Some Georgia lawmakers are taking a page from North Carolina’s playbook in order to limit municipal broadband projects in the state. Georgia Senate Majority Leader Chip Rogers is sponsoring a bill that he says is designed to keep government from unfairly competing against incumbent broadband providers. The bill makes the same kinds of arguments included by the telecommunications lobby in a previous measure that passed in North Carolina, effectively limiting municipal broadband growth in that state.
Under the terms of the bill, municipalities would be prevented from paying for communication networks with tax or government revenue or from subsidizing subscription prices. The bill also requires that local governments hold public hearings and a special election before becoming a broadband provider.
The special election requirement goes a step further than the North Carolina legislation of the same flavor. Three cities in Georgia, Tifton, Marietta, and Acworth currently provide publically funded broadband networks but, Rogers calls them unsuccessful and the government an unfair competitor to private business. He claims that the bill would “level the playing field.”
“The private sector is handling this exceptionally well,” Rogers said in an Associated Press account. “What they don’t need is for a governmental entity to come in and compete with them where these types of services already exist. We’re not outlawing a local government entity from doing this, but if they’re going to compete, they can play by the same rules and ask the voters if it’s okay before they go out and spend all these dollars.”
Rogers claims are dubious at best. According to the National Broadband Map, Georgia ranks 20th in the nation for broadband access. According to the forward of a report by Rich Calhoun, Program Director of the Georgia Technology Initiative, “As I traveled through the state to talk with leaders in municipalities, counties and community anchor institutions, I found that many places throughout Georgia indicated that they did not have access to affordable or sufficient broadband services. Telecommunications firms who have made significant investments in Georgia indicated that in some areas of the state the return on investment would not qualify for further investment at the present time.”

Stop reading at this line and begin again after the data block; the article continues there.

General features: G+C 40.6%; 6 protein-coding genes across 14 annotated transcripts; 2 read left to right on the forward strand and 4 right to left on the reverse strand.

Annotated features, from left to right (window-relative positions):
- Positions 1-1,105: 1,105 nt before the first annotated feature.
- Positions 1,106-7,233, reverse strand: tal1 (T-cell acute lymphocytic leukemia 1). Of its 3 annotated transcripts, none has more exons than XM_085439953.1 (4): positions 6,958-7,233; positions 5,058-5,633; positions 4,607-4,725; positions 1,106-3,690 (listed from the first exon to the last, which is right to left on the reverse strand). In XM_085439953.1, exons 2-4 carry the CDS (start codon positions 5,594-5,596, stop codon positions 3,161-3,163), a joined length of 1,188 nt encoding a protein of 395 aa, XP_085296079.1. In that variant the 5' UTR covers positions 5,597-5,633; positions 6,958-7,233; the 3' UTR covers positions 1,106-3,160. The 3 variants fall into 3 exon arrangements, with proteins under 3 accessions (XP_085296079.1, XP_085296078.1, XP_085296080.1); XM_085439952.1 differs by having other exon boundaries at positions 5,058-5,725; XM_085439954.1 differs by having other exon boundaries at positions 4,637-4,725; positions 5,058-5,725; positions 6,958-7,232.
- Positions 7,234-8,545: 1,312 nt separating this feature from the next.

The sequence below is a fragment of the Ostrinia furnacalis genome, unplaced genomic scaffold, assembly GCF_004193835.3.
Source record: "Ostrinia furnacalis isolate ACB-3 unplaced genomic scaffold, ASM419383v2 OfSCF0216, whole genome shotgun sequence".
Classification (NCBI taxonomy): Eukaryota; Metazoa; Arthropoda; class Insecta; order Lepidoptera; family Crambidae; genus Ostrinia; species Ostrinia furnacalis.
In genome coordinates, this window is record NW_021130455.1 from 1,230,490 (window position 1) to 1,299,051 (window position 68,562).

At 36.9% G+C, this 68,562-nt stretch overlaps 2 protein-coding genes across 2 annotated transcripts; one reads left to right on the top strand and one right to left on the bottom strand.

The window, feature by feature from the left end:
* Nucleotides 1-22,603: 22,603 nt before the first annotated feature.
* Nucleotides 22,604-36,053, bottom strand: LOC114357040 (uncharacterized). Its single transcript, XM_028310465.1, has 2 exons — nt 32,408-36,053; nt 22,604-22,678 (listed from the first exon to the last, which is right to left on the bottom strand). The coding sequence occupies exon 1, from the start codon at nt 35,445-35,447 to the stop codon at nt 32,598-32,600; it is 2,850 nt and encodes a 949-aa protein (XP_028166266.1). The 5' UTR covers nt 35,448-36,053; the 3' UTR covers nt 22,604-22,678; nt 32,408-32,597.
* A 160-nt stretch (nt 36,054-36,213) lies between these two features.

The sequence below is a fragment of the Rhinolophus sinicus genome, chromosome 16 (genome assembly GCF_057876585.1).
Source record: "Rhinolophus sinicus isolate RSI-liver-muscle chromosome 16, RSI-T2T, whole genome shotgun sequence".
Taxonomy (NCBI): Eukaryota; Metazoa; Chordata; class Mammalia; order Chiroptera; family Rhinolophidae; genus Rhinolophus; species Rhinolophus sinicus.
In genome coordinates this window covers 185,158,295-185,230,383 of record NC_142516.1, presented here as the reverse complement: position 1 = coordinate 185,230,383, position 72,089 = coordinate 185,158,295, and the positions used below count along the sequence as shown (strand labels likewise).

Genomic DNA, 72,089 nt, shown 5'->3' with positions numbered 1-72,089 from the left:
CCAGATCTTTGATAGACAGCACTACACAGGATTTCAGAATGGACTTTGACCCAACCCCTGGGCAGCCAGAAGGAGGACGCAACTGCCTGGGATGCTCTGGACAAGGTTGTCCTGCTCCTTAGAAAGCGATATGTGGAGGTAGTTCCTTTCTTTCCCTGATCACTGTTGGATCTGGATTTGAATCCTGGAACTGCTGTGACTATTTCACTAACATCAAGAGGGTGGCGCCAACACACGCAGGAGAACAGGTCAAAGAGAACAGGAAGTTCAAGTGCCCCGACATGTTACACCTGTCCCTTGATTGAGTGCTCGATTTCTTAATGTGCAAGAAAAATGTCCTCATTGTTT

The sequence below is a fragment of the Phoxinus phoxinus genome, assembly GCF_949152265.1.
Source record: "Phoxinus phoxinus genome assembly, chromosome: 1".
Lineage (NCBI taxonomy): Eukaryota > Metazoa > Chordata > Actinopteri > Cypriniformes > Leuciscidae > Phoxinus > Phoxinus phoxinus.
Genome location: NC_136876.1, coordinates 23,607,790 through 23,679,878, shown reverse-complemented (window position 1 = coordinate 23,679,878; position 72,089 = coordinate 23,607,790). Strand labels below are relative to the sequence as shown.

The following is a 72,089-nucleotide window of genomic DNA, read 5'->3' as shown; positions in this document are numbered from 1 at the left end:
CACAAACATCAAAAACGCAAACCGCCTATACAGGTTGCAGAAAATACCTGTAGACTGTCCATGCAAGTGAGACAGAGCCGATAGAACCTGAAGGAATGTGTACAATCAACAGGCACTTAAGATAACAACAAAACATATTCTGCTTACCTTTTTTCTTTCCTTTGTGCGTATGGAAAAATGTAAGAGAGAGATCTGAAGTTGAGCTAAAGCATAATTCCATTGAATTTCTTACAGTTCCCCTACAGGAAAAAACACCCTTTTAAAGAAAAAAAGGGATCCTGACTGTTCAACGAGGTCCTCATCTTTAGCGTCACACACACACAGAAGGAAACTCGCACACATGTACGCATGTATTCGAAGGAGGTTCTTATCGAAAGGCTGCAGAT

According to data in a previous CivSource piece on the state of municipal broadband, “just over 50 cities in the US have their own fiber networks and fewer than 100 have cable networks.”
However, incumbent broadband providers have a significant interest in ensuring that they are the only players in the broadband market, despite open unwillingness to build the infrastructure needed to foster a broadband economy in the United States. The requirements of the bill most notably – special elections – will erect high cost barriers to creating municipal broadband networks even for more affluent cities in the state. Ensuring that a market with little to no activity will go uninterrupted by communities attempting to provide needed infrastructure for themselves.
Rogers claims that these requirements only make governments “play by the same rules,” as the private sector. Although we are left to question when was the last time a private sector provider held a special election before it began an initiative or was barred from using or raising capital to start a project.